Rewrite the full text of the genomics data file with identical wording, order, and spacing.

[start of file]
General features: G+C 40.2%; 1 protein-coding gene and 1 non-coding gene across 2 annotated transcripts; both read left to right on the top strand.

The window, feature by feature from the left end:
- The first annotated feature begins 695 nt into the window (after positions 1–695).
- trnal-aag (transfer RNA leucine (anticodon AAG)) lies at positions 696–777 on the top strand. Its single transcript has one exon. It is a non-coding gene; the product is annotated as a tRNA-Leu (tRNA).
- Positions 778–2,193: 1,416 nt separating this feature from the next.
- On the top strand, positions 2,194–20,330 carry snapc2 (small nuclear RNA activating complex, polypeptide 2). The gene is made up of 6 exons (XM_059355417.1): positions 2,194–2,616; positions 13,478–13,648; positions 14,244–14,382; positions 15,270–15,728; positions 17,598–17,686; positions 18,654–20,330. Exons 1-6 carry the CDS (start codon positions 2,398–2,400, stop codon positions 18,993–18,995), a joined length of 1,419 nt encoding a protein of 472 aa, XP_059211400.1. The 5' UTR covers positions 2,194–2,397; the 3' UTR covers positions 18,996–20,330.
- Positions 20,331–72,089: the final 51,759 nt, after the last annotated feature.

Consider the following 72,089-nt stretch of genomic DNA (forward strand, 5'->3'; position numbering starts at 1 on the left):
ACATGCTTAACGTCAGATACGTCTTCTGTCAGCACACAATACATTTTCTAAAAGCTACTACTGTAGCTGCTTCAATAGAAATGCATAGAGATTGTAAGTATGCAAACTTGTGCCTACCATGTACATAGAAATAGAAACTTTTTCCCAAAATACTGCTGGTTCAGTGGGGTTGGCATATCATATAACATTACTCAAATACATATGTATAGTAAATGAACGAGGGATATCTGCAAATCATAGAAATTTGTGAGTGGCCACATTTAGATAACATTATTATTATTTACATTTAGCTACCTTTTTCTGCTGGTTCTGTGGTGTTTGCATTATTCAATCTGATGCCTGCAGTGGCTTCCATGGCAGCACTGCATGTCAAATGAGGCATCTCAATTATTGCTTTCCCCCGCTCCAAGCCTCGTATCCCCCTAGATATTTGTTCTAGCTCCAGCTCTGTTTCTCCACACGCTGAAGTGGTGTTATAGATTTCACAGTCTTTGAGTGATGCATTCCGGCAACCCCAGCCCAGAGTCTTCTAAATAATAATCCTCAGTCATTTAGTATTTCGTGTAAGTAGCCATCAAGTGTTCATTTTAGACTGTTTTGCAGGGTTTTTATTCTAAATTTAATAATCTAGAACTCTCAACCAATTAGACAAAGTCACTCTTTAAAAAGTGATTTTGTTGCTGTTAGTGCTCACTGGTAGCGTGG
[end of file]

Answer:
General features: G+C 40.2%; 1 protein-coding gene and 1 non-coding gene across 2 annotated transcripts; both read left to right on the top strand.

The window, feature by feature from the left end:
- The first annotated feature begins 695 nt into the window (after positions 1–695).
- trnal-aag (transfer RNA leucine (anticodon AAG)) lies at positions 696–777 on the top strand. Its single transcript has one exon. It is a non-coding gene; the product is annotated as a tRNA-Leu (tRNA).
- Positions 778–2,193: 1,416 nt separating this feature from the next.
- On the top strand, positions 2,194–20,330 carry snapc2 (small nuclear RNA activating complex, polypeptide 2). The gene is made up of 6 exons (XM_059355417.1): positions 2,194–2,616; positions 13,478–13,648; positions 14,244–14,382; positions 15,270–15,728; positions 17,598–17,686; positions 18,654–20,330. Exons 1-6 carry the CDS (start codon positions 2,398–2,400, stop codon positions 18,993–18,995), a joined length of 1,419 nt encoding a protein of 472 aa, XP_059211400.1. The 5' UTR covers positions 2,194–2,397; the 3' UTR covers positions 18,996–20,330.
- Positions 20,331–72,089: the final 51,759 nt, after the last annotated feature.

Consider the following 72,089-nt stretch of genomic DNA (forward strand, 5'->3'; position numbering starts at 1 on the left):
ACATGCTTAACGTCAGATACGTCTTCTGTCAGCACACAATACATTTTCTAAAAGCTACTACTGTAGCTGCTTCAATAGAAATGCATAGAGATTGTAAGTATGCAAACTTGTGCCTACCATGTACATAGAAATAGAAACTTTTTCCCAAAATACTGCTGGTTCAGTGGGGTTGGCATATCATATAACATTACTCAAATACATATGTATAGTAAATGAACGAGGGATATCTGCAAATCATAGAAATTTGTGAGTGGCCACATTTAGATAACATTATTATTATTTACATTTAGCTACCTTTTTCTGCTGGTTCTGTGGTGTTTGCATTATTCAATCTGATGCCTGCAGTGGCTTCCATGGCAGCACTGCATGTCAAATGAGGCATCTCAATTATTGCTTTCCCCCGCTCCAAGCCTCGTATCCCCCTAGATATTTGTTCTAGCTCCAGCTCTGTTTCTCCACACGCTGAAGTGGTGTTATAGATTTCACAGTCTTTGAGTGATGCATTCCGGCAACCCCAGCCCAGAGTCTTCTAAATAATAATCCTCAGTCATTTAGTATTTCGTGTAAGTAGCCATCAAGTGTTCATTTTAGACTGTTTTGCAGGGTTTTTATTCTAAATTTAATAATCTAGAACTCTCAACCAATTAGACAAAGTCACTCTTTAAAAAGTGATTTTGTTGCTGTTAGTGCTCACTGGTAGCGTGG